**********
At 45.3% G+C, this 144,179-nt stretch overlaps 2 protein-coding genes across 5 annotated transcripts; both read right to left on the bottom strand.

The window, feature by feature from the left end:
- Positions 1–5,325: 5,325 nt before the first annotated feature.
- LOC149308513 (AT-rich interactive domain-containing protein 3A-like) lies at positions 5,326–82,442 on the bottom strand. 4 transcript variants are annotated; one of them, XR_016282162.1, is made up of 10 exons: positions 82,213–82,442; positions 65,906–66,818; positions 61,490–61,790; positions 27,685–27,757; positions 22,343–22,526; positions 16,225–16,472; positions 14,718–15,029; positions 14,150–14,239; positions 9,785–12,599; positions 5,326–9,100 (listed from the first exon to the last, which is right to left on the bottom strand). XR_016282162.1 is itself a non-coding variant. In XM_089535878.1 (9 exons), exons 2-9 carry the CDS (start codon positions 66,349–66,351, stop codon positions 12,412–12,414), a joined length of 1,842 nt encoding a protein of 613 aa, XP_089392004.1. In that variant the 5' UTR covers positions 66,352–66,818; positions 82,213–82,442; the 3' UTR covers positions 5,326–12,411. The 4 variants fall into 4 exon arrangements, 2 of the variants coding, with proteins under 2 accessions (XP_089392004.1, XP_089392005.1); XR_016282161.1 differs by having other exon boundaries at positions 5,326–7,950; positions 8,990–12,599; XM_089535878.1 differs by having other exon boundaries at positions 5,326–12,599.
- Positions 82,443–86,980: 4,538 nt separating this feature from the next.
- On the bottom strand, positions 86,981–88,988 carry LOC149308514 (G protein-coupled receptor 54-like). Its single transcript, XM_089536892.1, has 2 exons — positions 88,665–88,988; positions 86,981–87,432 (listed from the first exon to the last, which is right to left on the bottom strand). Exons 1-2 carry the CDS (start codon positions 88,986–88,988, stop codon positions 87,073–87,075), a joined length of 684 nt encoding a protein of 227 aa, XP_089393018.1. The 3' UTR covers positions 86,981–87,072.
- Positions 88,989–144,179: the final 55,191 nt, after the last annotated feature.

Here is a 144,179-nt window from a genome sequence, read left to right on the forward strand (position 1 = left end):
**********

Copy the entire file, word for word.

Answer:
At 45.3% G+C, this 144,179-nt stretch overlaps 2 protein-coding genes across 5 annotated transcripts; both read right to left on the bottom strand.

The window, feature by feature from the left end:
- Positions 1–5,325: 5,325 nt before the first annotated feature.
- LOC149308513 (AT-rich interactive domain-containing protein 3A-like) lies at positions 5,326–82,442 on the bottom strand. 4 transcript variants are annotated; one of them, XR_016282162.1, is made up of 10 exons: positions 82,213–82,442; positions 65,906–66,818; positions 61,490–61,790; positions 27,685–27,757; positions 22,343–22,526; positions 16,225–16,472; positions 14,718–15,029; positions 14,150–14,239; positions 9,785–12,599; positions 5,326–9,100 (listed from the first exon to the last, which is right to left on the bottom strand). XR_016282162.1 is itself a non-coding variant. In XM_089535878.1 (9 exons), exons 2-9 carry the CDS (start codon positions 66,349–66,351, stop codon positions 12,412–12,414), a joined length of 1,842 nt encoding a protein of 613 aa, XP_089392004.1. In that variant the 5' UTR covers positions 66,352–66,818; positions 82,213–82,442; the 3' UTR covers positions 5,326–12,411. The 4 variants fall into 4 exon arrangements, 2 of the variants coding, with proteins under 2 accessions (XP_089392004.1, XP_089392005.1); XR_016282161.1 differs by having other exon boundaries at positions 5,326–7,950; positions 8,990–12,599; XM_089535878.1 differs by having other exon boundaries at positions 5,326–12,599.
- Positions 82,443–86,980: 4,538 nt separating this feature from the next.
- On the bottom strand, positions 86,981–88,988 carry LOC149308514 (G protein-coupled receptor 54-like). Its single transcript, XM_089536892.1, has 2 exons — positions 88,665–88,988; positions 86,981–87,432 (listed from the first exon to the last, which is right to left on the bottom strand). Exons 1-2 carry the CDS (start codon positions 88,986–88,988, stop codon positions 87,073–87,075), a joined length of 684 nt encoding a protein of 227 aa, XP_089393018.1. The 3' UTR covers positions 86,981–87,072.
- Positions 88,989–144,179: the final 55,191 nt, after the last annotated feature.

Here is a 144,179-nt window from a genome sequence, read left to right on the forward strand (position 1 = left end):